Figure 1. GMOS-South acquisition image of NGC 2070, the ionizing cluster at the center of 30 Doradus. The red circles show the stars targeted for GMOS spectroscopy.
A recent optical spectroscopic study led by Guillermo Bosch (Universidad de La Plata), Elena and Roberto Terlevich (INAOE, Tonantzintla) used the spectro-imager GMOS-South to reveal that a surprisingly high fraction (>50%) of the stars in the cluster NGC 2070 are binary. This massive cluster is responsible for ionizing the gas in the spectacular 30 Doradus nebula located in the Large Magellanic Cloud.
The fraction of binaries is an important factor influencing the initial mass function (IMF), the cluster’s age, and dynamical mass determination. Although a large amount of work has been done on 30 Doradus and its ionizing cluster, little is known of it binary fraction.
Figure 2. Spectra of star Parker 1024 on two epochs, showing the variations observed for selected absorption lines. GMOS was set up with the B1200 grating R ~ 3700 centered at about 450 nanometers yielding a resolution of 0.25 Ångstroms
Bosch and his colleagues obtained optical spectroscopy with the Gemini Multi-Object Spectrograph (GMOS) on Gemini South of 52 early-type stars on six epochs. Radial velocities derived for each night were very stable, with variation less than 1.0 km/sec. Twenty-five out of the 52 stars were found to be binary candidates. This is a very high mass fraction, considering that the finding here is only a lower limit.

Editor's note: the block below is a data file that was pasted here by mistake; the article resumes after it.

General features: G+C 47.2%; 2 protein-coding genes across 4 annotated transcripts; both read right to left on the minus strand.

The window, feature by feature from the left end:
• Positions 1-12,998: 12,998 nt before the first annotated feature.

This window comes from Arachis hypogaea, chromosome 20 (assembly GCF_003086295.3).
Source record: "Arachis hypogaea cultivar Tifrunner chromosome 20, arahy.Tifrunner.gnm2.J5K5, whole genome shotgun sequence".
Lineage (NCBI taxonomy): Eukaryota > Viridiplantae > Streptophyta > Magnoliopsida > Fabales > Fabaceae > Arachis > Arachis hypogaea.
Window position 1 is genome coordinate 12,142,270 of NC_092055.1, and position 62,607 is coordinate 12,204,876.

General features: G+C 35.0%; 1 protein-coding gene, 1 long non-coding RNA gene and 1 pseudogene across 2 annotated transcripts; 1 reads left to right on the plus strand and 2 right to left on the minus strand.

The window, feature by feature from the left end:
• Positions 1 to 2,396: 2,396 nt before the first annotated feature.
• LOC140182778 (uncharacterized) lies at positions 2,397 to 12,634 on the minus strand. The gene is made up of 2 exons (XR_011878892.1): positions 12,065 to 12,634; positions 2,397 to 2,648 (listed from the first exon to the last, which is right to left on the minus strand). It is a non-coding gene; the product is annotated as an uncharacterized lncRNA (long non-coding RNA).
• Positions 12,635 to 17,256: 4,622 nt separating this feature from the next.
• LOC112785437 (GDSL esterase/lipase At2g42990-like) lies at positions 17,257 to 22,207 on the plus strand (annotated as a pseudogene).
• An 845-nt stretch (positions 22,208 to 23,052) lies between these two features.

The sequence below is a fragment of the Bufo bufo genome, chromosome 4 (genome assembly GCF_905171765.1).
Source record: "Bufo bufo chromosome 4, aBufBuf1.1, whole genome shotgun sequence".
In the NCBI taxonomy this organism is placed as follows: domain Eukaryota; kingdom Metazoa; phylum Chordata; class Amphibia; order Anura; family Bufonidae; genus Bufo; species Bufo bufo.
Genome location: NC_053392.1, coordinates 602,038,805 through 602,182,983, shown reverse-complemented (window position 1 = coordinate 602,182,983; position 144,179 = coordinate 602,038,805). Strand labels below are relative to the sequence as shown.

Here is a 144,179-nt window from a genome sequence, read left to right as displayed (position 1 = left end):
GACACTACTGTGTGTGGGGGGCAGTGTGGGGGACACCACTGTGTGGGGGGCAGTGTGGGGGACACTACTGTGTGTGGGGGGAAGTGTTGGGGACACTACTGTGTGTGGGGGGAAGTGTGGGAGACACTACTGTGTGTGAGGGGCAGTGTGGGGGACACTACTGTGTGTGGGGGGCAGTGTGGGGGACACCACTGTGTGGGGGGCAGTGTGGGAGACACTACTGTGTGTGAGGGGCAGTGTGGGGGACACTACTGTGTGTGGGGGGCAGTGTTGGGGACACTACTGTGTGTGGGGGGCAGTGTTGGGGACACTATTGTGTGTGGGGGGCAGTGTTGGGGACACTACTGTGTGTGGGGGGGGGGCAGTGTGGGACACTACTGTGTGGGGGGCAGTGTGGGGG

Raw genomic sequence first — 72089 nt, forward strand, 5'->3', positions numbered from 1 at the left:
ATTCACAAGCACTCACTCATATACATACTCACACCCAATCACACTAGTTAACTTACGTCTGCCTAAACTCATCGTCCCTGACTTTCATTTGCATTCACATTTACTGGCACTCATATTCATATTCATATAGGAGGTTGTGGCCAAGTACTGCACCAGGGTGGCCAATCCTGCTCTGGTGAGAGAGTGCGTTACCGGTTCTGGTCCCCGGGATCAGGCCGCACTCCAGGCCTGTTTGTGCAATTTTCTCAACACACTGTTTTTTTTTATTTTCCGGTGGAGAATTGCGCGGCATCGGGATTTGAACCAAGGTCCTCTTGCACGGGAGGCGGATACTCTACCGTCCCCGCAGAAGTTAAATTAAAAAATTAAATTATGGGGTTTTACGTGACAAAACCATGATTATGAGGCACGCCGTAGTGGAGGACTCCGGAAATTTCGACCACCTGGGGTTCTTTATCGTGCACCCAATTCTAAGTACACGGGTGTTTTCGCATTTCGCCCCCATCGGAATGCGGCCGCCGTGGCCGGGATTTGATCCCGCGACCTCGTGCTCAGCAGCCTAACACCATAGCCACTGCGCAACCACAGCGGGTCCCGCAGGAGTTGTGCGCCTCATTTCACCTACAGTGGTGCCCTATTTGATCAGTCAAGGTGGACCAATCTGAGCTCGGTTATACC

The authors also derived the velocity dispersion for single mask epoch and found values as high as 30 km/sec. But after removing binary stars from the sample they were able to derive - for the first time - the velocity dispersion of NGC 2070 free from contamination by the motion of binary stars. With this sample, they found a much lower value, about 8 km/sec. The stellar mass within the volume covered by this spectroscopic survey is about 4.5 x 105 solar masses.
The authors write in their paper: “The success of GMOS in the MOS mode makes it a very efficient tool for discovering massive binaries in large numbers using a relatively small amount of telescope time.”
For more details, see the paper “Gemini/GMOS search of massive binaries in the ionizing cluster of 30 Dor”, by Guillermo Bosch, Elena Terlevich and Roberto Terlevich, The Astronomical Journal, 2009, in press
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